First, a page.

Liverpool’s Irish Centre – a home-from-home for Irish people and friends of Ireland across the city – is launching its annual festival later this month.
The Irish Centre, on Boundary Road, has been open since 1997 and will be hosting the festival launch on October 20. The opening night will involve welcome speeches from The Irish World, various festival speakers and a night filled with music and refreshments.
The Liverpool Irish Festival will run this year from October 20-30. The festival celebrates Irish art and culture by holding a number of different events across the 10 days.
The centre will then host several more events for the festival including a poetry night, a magazine style film and performance and a Halloween céilí night!
Niall Gibney, manager of the centre, said: “We’ve got people here who’ve been coming since we were at the previous location on Mount Pleasant.
“They’ve been coming for over 40 years because it was the first place they came to when they moved over here. It reminded them of home and so they’ve kept coming.”
According to Niall, between 20-30% of the centres clientele are all Irish people who moved to the UK. He said: “A large number of our regulars are Irish born people but we also get a lot of second and third generation Irish people who come in.
“Obviously you don’t need to be Irish to come in and you don’t need to be a member. We’re such a welcoming place, with such a great atmosphere and if you live local it’s a good place to pop in for a drink and to listen to some live Irish music.”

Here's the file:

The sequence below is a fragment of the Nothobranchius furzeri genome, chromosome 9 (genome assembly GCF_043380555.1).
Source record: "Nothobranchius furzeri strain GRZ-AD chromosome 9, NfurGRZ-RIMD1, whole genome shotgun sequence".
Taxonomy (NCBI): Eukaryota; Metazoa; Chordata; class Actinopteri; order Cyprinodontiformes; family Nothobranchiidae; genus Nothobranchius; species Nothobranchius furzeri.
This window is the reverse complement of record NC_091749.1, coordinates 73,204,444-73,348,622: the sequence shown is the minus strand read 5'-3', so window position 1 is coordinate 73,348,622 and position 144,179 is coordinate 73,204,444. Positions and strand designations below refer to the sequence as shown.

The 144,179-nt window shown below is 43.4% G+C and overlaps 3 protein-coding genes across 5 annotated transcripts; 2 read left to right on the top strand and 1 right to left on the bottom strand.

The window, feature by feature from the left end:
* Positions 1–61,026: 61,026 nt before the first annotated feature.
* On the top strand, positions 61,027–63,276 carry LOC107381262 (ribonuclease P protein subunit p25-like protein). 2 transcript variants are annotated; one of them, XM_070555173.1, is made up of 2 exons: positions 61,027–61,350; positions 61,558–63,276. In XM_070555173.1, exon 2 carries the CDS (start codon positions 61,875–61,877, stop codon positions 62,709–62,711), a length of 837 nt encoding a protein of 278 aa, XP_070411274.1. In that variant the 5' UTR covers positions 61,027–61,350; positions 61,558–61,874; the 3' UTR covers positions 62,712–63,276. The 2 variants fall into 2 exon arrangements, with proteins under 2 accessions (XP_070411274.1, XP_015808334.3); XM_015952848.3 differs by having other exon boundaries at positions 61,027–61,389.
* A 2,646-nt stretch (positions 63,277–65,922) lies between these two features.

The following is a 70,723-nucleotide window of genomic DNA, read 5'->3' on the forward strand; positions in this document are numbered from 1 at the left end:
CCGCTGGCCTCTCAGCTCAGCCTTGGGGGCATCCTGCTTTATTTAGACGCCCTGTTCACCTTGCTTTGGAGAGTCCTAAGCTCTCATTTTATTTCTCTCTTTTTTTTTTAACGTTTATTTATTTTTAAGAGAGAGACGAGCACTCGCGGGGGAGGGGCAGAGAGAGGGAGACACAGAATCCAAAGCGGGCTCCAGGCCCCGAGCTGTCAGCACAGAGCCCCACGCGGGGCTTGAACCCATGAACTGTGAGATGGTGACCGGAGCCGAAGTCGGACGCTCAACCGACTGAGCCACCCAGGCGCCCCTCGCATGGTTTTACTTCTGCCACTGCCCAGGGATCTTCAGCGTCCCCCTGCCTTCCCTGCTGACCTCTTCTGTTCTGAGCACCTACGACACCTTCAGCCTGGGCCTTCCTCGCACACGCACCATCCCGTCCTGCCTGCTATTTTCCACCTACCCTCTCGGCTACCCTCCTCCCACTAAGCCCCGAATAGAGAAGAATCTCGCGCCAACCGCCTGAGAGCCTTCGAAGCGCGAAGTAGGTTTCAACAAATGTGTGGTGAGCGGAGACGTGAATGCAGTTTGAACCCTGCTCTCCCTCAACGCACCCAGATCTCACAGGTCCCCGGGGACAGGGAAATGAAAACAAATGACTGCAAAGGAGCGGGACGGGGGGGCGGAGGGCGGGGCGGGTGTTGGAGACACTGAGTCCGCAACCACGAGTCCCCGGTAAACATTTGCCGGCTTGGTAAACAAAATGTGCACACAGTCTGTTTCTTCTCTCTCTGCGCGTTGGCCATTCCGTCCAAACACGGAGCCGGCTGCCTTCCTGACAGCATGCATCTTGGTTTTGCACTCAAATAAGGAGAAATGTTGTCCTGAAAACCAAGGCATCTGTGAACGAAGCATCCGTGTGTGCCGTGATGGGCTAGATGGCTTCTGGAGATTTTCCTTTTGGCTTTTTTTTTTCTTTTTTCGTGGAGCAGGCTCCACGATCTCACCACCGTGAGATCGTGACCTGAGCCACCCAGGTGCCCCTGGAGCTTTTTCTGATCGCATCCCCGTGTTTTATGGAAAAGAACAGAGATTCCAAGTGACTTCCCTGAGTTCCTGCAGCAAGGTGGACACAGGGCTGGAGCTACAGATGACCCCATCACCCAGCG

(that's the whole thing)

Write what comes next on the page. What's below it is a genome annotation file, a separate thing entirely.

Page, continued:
The manager will be assisting with the events taking place at the centre but the festival is actually run by Director and CEO Emma Smith. She said: “I’m tasked with driving our work, using arts and culture to bring Liverpool and Ireland closer together.
“We’re the only arts and culture-led Irish festival in the world! We’re especially proud of the unique connection the city shares with the island of Ireland.”
The Liverpool Irish Festival said: “The Liverpool Irish Centre, our natural home, provides a convivial space in which to toast ‘Sláinte’ (health) to all those who join us, have helped us and will be with us for festivals ahead.”
Though located on Boundary Road, the Irish Centre originally opened in 1964 on Mount Pleasant and was formerly known as St Michael’s. It brought together both Irish people who had emigrated from Ireland and also people with no Irish background.
After speaking with many of the regulars at the centre, the general consensus of their visits was that it makes them feel like they are at home.
One said: “I know that when I come here, I’m amongst family”. Another lady commented: “It’s always busy and it has a good atmosphere and you meet loads of people from home.”
The festival advises that you book ahead to ensure you have the best seats and you have time to get your arrival refreshments.
Featured image © Ciara Bolton